Tag Archives: identity politics

Take Me to Church: Easter, Identity Politics, & Damien Wayne

What does Easter Sunday, Batman vs. Robin, and the Civil Rights Movement all have in common? Well to start with all three were integral parts of my weekend. I guess because I religiously identify with Christianity Easter weekend would inevitably be linked in with whatever I did last weekend. However, I was pleasantly surprised when I found out that the new DCAU film Batman vs. Robin was officially uploaded to one of my favorite anime websites. I took the opportunity to view it on Friday night (highly recommended). As for the Civil Rights Movement, much of my life the last several weeks has been devoted to better understanding the Civil Rights Movement since my trip across the Mississippi Delta and to Tennessee. As I have tried to analyze all three with respect to each other, admittedly a daunting task, I have come to a realization. Batman vs. Robin, The Civil Rights Movement, and Easter Sunday are all connected by the theme of identity politics.

I will preface this section by divulging one bias and one disclaimer about the animated film Batman vs. Robin. This section may contain spoilers, and the film has quickly made its ranks into one of my top favorite DCAU films. For starters as I reflect on the film it should be more aptly titled Damian Wayne vs the voices in his head. For those who do not know Batman vs. Robin is the follow up to Damian’s film debut in Son of Batman. Damian Wayne is the newest addition to the list of Robins, which has included Dick Grayson, Jason Todd, and Tim Drake. The 10 year old batmanprotégé has a complicated past to say the least. He was raised by his biological grandfather Ras al Ghul to be the next head of the League of Assassins. He is also the current ward of his biological father Bruce Wayne who is…well Bruce Wayne. Batman has worked incessantly to reverse the psychological influence of Ras al Ghul. Damian constantly hears the voice of Batman telling him “justice not vengeance.” However, this mantra becomes complicated when he meets the mysterious Talon. Talon seems to strongly resemble batman with the exception that he does the one thing that Batman does not…KILL.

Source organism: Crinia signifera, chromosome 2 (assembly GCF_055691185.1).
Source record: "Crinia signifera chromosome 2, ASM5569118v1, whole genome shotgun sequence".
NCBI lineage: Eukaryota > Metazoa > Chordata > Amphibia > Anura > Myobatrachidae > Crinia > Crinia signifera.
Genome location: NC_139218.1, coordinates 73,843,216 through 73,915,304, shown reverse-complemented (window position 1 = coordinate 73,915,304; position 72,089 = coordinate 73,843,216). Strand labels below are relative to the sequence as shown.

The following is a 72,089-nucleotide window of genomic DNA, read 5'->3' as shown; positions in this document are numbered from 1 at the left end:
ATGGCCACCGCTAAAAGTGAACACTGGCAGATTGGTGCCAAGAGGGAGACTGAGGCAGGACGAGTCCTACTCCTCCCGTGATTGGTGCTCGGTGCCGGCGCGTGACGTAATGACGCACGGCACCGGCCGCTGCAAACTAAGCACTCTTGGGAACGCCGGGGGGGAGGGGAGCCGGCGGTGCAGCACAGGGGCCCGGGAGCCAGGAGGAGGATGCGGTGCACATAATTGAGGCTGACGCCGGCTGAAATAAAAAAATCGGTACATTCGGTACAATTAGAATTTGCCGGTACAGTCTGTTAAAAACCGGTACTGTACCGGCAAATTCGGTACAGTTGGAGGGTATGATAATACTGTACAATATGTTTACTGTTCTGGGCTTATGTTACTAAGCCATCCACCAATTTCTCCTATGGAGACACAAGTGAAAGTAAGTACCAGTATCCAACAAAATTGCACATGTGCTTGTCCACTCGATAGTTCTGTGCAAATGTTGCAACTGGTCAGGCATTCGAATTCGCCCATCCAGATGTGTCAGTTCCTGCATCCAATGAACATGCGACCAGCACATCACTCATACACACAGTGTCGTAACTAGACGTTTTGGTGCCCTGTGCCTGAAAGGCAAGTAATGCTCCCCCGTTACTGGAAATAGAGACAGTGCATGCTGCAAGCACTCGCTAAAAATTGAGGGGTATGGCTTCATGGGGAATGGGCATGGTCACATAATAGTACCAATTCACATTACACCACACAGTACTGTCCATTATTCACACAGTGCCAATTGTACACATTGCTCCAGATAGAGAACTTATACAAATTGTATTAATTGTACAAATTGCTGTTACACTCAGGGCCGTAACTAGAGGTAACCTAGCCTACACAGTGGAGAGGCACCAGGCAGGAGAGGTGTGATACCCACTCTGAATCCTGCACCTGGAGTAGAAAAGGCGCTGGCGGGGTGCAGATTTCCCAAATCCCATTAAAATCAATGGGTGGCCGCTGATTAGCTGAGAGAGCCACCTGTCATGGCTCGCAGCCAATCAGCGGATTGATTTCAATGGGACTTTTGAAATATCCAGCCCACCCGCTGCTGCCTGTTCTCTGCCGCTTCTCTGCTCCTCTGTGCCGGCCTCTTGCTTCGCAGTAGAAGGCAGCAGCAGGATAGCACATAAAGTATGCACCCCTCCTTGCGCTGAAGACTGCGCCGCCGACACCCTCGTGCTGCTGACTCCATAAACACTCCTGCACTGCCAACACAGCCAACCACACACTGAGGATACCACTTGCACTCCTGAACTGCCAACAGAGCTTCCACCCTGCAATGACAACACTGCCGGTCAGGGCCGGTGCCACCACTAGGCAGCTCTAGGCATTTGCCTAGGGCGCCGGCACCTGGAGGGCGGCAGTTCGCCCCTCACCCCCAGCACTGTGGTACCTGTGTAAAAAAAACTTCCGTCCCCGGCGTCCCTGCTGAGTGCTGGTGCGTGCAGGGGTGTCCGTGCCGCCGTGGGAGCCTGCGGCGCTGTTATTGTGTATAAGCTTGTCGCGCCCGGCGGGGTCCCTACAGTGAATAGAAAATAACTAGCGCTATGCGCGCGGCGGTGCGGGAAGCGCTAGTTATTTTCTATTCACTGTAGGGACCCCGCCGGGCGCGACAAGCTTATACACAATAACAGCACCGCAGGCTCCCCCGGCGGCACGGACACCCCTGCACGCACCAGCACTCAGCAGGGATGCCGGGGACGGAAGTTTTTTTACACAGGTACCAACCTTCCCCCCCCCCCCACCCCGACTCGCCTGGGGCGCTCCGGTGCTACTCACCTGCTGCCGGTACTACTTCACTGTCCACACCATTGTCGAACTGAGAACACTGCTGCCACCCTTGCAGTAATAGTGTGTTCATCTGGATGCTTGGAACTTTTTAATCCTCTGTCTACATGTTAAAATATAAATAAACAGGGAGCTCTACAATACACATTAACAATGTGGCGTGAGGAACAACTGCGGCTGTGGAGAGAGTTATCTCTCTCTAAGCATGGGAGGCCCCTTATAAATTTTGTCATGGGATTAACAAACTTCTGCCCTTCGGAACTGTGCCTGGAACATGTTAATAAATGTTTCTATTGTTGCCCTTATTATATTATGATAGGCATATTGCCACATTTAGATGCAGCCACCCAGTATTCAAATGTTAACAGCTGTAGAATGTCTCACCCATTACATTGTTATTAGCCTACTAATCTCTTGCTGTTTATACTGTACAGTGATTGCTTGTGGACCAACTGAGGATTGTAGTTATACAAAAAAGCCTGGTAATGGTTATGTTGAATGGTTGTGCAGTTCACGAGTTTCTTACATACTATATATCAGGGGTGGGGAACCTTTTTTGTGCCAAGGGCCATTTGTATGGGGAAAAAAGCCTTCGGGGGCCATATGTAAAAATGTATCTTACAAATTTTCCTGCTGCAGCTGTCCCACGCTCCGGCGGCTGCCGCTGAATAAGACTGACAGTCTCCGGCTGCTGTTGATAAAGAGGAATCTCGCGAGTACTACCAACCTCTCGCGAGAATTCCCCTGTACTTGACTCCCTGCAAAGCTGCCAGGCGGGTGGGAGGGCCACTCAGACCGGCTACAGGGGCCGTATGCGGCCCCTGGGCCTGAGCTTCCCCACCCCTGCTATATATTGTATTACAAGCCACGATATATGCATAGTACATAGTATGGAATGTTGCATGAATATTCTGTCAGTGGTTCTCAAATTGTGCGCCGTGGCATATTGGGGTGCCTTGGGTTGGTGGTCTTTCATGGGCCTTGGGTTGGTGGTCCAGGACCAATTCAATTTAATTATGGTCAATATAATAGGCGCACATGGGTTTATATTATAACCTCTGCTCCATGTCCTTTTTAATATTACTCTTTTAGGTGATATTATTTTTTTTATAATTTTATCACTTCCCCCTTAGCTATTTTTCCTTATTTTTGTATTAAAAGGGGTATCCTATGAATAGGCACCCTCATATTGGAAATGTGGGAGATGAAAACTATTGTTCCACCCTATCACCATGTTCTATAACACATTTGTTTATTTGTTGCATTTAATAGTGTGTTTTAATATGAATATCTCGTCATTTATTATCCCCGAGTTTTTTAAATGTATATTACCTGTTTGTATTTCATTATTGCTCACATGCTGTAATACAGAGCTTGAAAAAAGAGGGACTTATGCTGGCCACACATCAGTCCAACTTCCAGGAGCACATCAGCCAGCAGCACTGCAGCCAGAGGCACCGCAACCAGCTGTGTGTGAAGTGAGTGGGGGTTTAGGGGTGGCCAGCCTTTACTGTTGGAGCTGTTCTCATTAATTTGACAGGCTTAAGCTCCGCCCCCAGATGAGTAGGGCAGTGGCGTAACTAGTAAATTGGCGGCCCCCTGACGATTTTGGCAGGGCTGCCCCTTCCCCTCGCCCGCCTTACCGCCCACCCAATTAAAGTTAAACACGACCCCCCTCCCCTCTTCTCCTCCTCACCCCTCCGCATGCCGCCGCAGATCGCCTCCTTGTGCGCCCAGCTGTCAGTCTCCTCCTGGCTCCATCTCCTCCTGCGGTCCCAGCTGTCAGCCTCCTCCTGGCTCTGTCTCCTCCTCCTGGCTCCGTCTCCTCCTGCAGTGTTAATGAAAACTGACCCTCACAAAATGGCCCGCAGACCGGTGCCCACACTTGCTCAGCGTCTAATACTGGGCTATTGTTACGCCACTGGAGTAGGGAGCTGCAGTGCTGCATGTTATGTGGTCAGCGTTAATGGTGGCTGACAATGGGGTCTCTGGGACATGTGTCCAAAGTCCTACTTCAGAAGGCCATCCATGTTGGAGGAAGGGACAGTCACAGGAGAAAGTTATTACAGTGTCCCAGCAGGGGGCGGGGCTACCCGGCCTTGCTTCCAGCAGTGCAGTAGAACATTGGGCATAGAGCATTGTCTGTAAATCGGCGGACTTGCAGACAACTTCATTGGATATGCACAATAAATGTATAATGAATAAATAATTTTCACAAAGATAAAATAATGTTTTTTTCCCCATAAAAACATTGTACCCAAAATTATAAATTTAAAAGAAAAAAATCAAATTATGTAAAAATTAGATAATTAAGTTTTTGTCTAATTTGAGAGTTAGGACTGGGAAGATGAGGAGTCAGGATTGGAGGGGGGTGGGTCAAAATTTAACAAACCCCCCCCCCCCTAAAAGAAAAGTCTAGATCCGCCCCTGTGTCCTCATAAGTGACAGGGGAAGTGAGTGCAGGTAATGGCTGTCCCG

Talon’s influence creates yet another voice in the head of the young Wayne heir. Throughout the entire film both Damian and Bruce Wayne must answer challenging questions. For example, are biological similarities enough to create a father and son? However, the biggest questions that Damian faces are questions of his identity. His relationship with Bruce Wayne is complicated by the fact that he must keep it a secret that he is Bruce’s biological son. Tired of the restrictions placed on him by Batman he becomes the protégé of Talon. Even then he does not find a resolution to his crisis because he does not fully agree with Talon’s methods. Simultaneously, Damian wrestles with his training from his grandfather Ras al Ghul. Thus although Damian Wayne takes on the identity of Robin he does not truly know who lies behind the mask. Unfortunately, for Damian by the end of the film he still has no answer, rather he is even more resolved about finding himself and discovering his true identity.